Document Type

Master's Thesis

Degree Name

Master of Science (M.S.)


Moss Landing Marine Laboratories


Antarctic toothfish (Dissostichus mawsoni) are subject to an increasingly important commercial fishery in the Southern Ocean, yet their life history characteristics and population structure remain largely unknown. In this study, Antarctic toothfish otoliths were obtained from American long-line fishing vessels in the Ross Sea, Antarctica. Age estimates obtained by counting annual growth increments in otolith sections indicate Antarctic toothfish live to at least 39 years of age. Lead-radium dating was used to validate ages up to 27.3 (range 21.7 -34.1) and provided support for ages up to 39 years of age using the methodology applied in this study. Validation also provided support for VBGF parameters, which indicate toothfish grow relatively slowly (k = 0.111; L∞ = 158.9; t₀ = -0.605). Fish ages were then superimposed on a habitat map of the Ross Sea, Antarctica and broken into discrete spatial areas. Differences in age data within these areas was tested using ANOVA. There was a relationship between fish age and maturity increasing with depth; younger, less mature fish were more often found on the shallower continental shelf and older fish were more often found in the deeper regions on the continental slope. However, there was far more variability than expected and other oceanographic and ecological factors likely effect age structure distribution significantly. Older and most mature individuals were found on ridges in the northern Ross Sea, consistent with the hypothesis of an austral summer spawning migration. An effective management strategy might focus on protecting the northern ridge habitat to potentially maintain long-term viability of Antarctic toothfish populations. Additionally, Antarctic toothfish vital rates should be considered before expanding the Ross Sea fishery.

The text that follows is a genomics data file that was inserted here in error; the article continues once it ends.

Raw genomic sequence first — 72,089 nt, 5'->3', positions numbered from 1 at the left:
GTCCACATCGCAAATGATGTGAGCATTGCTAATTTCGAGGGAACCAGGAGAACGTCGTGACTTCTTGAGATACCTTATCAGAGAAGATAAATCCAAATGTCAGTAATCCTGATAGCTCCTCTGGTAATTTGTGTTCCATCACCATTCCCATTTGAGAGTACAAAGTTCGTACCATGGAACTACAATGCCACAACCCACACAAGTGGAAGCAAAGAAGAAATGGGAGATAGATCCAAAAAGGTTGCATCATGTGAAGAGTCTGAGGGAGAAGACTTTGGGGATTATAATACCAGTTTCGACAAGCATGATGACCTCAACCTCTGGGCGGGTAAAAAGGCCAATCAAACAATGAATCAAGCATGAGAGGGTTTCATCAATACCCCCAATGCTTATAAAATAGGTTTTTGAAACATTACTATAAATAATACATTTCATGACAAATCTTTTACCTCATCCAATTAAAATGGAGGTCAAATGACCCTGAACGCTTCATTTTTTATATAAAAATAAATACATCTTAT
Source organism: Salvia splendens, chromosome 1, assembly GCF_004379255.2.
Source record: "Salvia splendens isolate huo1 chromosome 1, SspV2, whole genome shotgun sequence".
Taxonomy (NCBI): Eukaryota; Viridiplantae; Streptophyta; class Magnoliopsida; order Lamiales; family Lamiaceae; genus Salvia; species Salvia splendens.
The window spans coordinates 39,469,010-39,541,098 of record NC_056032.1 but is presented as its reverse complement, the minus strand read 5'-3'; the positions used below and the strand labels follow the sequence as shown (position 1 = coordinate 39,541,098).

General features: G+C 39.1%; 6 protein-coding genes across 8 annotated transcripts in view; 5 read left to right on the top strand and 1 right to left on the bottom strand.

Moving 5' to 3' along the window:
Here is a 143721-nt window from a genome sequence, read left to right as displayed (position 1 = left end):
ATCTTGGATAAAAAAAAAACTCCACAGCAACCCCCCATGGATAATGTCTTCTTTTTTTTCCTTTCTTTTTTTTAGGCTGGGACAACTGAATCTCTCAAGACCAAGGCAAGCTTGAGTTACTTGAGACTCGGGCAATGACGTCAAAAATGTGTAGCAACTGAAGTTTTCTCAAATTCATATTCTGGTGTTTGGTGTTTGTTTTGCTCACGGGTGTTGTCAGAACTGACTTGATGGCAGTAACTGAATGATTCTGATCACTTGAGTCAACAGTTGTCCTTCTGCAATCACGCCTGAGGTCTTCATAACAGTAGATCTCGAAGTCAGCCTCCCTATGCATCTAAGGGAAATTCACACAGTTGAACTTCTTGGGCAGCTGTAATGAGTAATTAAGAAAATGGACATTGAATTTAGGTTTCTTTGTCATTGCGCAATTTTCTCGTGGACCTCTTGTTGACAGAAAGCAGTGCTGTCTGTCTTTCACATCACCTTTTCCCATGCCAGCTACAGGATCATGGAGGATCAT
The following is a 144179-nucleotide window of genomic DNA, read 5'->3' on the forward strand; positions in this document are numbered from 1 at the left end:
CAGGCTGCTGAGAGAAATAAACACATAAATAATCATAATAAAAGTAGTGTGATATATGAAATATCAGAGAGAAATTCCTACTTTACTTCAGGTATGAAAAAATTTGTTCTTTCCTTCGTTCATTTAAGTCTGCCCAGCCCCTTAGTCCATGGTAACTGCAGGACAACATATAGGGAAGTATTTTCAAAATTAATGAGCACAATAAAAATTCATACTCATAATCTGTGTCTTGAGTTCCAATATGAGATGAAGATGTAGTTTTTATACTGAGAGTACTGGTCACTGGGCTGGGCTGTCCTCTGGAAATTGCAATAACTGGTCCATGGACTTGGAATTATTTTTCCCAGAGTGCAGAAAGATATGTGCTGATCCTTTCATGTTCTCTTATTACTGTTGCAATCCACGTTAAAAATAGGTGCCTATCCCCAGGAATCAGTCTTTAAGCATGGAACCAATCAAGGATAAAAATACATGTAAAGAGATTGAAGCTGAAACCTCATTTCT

Thesis (M.S.) Division of Science and Environmental Policy. Moss Landing Marine Laboratories